It absolutely epitomises the crass complacency which characterises the entire media reaction to the supposed Bristol sound, as a celebration of multi-cultural cross-genre hybridisation. If this was the future of Britain, why was vast swathes of the country still stuck in the past – mashing it up to the hardcore sound in central Scotland, wigging out the same old indie guitar slog in Glasgow and Manchester, or banging away to the post-grunge metal monster across the Midlands? Bristol was always a couple of years behind London’s scene, and characterised most by a wilful retreat into the pastoral and the personal; from Portishead to Movietone. But most of all this is the sound of at least two generations losing their will, not necessarily to rebel, but to _differ_, to disagree, maybe even to destroy when necessary. This was a fucking green light to apathy, a nod to just getting on with your own life, an open door to the end of critique. Politically, Protection mirrors the triumph of Middle England and Blairite political thought. Mortgage, two kids, empty life -but somehow with that Massive Attack record playing, the banal sheen of comtemporary urban experience can be yours, just as the feel-good soundbites of the New Labour machine told us to vote for Tony and every lil thing gonna be all right.

If Massive Attack’s Protection signals the end of dissent and the colonisation of the media and of politics by a middlebrow, middle-of-the-road consensus, so musically its dumbed-up dubbed-down vibes sabotaged our taste. No longer were the sampler and the studio the enemies of musical virtuosity and contemporary musical mores, but they could safely be hooked up to the jargon of authenticity, soul and intelligence. In so doing Protection paves the way for almost all the later monstrosities of the decade; rambling, pretentious and righteously dull records by Goldie, Orbital, Radiohead and the Verve to name but a few.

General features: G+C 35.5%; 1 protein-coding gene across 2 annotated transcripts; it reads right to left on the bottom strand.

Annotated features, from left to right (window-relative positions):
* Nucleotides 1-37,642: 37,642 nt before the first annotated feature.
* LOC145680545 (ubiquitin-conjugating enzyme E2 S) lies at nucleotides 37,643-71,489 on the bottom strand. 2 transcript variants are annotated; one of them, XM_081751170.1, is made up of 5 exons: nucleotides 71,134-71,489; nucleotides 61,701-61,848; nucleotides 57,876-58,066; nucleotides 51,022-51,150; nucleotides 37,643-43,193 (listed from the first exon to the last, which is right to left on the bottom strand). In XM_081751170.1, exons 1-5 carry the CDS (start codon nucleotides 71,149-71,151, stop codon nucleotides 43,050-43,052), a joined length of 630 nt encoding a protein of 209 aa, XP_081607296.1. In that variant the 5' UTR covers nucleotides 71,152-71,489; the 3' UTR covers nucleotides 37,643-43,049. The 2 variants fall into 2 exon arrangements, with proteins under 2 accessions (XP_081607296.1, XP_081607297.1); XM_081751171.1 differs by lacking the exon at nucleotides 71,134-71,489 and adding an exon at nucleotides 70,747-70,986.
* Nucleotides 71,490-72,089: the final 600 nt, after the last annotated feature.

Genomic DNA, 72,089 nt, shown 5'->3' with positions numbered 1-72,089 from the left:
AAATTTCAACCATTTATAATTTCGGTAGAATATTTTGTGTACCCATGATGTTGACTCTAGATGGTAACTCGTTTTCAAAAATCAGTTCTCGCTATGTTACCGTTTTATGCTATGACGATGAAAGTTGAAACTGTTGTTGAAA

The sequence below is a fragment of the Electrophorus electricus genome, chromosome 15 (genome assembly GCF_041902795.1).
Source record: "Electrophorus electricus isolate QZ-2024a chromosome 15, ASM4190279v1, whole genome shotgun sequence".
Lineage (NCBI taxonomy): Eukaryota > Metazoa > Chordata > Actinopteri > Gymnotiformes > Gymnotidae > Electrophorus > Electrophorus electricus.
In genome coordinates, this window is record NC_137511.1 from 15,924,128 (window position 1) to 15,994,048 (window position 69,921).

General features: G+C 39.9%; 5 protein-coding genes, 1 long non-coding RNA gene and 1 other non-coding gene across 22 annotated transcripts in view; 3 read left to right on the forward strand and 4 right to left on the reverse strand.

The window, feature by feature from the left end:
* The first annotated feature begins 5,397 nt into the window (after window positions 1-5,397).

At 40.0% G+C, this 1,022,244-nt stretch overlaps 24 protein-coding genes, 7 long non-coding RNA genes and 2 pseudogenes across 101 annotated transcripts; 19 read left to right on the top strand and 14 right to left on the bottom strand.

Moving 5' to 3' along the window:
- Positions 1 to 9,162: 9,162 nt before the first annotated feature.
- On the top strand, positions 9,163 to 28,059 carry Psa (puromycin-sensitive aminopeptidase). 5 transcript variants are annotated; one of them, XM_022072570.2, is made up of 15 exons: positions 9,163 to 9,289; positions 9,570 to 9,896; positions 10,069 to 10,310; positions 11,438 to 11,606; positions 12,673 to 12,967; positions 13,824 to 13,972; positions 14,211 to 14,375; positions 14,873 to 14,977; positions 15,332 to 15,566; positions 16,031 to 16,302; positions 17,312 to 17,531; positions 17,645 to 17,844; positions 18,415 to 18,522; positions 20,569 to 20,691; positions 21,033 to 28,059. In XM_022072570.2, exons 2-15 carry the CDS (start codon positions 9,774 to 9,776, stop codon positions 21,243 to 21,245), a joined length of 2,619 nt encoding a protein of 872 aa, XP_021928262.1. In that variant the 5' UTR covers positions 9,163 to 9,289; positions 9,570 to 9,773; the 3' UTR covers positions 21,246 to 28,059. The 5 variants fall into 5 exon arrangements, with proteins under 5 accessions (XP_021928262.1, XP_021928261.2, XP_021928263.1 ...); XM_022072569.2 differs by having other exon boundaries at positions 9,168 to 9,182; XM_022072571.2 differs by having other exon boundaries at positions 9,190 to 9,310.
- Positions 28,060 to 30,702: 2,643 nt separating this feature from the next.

Link not from Guardian shocker!

New York London Paris MunichPost a comment • 529 views

Link not from Guardian shocker! PopJustice is back with the Slipknot Calculator! Bonus points for their mention of 2 In A Tent vs 2 In A Room, a pop puzzler which has kept us occupied in the pub for what seems like 7 out of the last 8 visits.

Free lunch with the net bandits

New York London Paris MunichPost a comment • 489 views

Free lunch with the net bandits “The American book trade (which has since gobbled up ours) is founded on a century of napsterising” – another day, another MP3 musing.

Metallica’s New Album is Napster-Proof

New York London Paris MunichPost a comment • 447 views

Metallica’s New Album is Napster-Proof: rockin’! My index and little fingers are twitching already. With lyrics of the caliber of “T3 lines they are my bane / Evil Napster I wish you never came.” (has Slorta Vileblade joined the band?), Metallica can’t lose with this one. (link via jejune).

Six Music Sites You Have To Visit

New York London Paris MunichPost a comment • 257 views

Six Music Sites You Have To Visit – or in fact my new links page.

Tom was, quite literally, amazed, on reading my last posting …

New York London Paris Munich8 comments • 3,029 views

Please be aware that, while I genuinely like some Tull stuff, I certainly don’t rate them particularly highly in the great scheme of things (their version of “The Dambusters March” is literally unlistenable). I’m well aware that they’re the least fashionable band in the world and will probably remain so forever (I don’t think they’d benefit even from a major Prog revival should it happen, so erratic and wilful is Ian Anderson’s exaggerated troubadour shtick that was critically despised even then). But I do feel that the influence of punk so as to exclude virtually everything in the preceding few years has become overt, and it was partially a genuine expression of historical interest and partially an act of sheer, wilful subversion. At a time when Freaky Trigger is giving ample space to destructions of contemporary sacred cows, I thought I’d turn it round, to praise a band whose awfulness is now pretty much taken as read, to question the orthodoxy.

And I think it’s worked as such.